“Of course, we need to vote like hell to prevent that,” he said. “But it’s a likely possibility the Legislature could be looking to roll back the efforts we made on climate change, on equality protections. I’m a gay man, I know my rights to marry or to adopt or to not be discriminated against are on the chopping block.”
Skold said the state needs legislators who “are willing to work with everyone,” which as a former Republican who grew up in a conservative household, he believes he can do. He said he is “willing to work with anyone who is willing to work with me.”
Skold said he would have voted to override Mills’ vetoes of several bills, including those that would have closed Long Creek Youth Development Center, given indigenous people the ability to operate a casino, and allowed farmworkers to unionize and collectively bargain. He said while he respects Mills’ right to veto, the fact members of the party want to override various ideas shows it’s a “big party with a lot of perspectives.”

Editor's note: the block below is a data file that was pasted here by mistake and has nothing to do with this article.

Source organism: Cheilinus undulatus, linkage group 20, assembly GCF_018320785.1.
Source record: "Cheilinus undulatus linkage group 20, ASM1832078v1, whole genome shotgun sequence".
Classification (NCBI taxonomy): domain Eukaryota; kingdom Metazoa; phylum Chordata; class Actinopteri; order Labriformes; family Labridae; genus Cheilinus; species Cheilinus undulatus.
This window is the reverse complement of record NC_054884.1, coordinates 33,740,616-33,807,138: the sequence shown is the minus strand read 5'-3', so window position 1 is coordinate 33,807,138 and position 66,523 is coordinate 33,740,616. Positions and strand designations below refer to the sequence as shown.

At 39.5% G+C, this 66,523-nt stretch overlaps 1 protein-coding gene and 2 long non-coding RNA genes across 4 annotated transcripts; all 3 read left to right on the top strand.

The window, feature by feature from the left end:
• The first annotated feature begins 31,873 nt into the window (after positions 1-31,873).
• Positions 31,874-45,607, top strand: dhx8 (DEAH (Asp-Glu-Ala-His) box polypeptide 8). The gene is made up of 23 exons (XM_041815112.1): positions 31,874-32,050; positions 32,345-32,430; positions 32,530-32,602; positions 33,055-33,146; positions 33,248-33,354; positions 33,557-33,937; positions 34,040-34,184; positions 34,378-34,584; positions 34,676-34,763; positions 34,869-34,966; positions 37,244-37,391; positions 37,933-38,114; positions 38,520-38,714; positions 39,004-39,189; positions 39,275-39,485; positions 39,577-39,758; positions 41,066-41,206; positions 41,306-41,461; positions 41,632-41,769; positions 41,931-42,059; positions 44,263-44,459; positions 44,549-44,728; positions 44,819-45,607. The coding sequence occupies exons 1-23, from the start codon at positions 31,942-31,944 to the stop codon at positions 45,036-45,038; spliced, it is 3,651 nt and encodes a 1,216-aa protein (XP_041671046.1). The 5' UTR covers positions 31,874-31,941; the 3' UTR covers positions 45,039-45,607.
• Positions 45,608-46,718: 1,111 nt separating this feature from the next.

“It also shows for those really pushing for more equality, those really pushing more rights, such as the rights to unionize for farmworkers or to say kids shouldn’t be in prison or that tribes should have full sovereignty, it shows Democrats are leading the way on these issues,” Skold said.
Legislative districts have changed as a result of the most recent U.S. Census.
Senate District 27 currently covers the peninsula, islands, and other nearby neighborhoods, while Senate District 28 includes parts of Portland and Westbrook. The two districts will swap after the November election.
House districts will see the most significant change. Candidates will be in the existing districts until they are sworn in in December, after which, many districts will change. For example, State Rep. Michael Brennan now represents House District 36, and is unopposed in the primary. Assuming he wins in November, he will then become the representative in House District 115.
This also means various Portland residents will be moved into different districts. Also as a result of the census, approximately 1,600 residents will be shifted into different City Council districts.
— Colin Ellis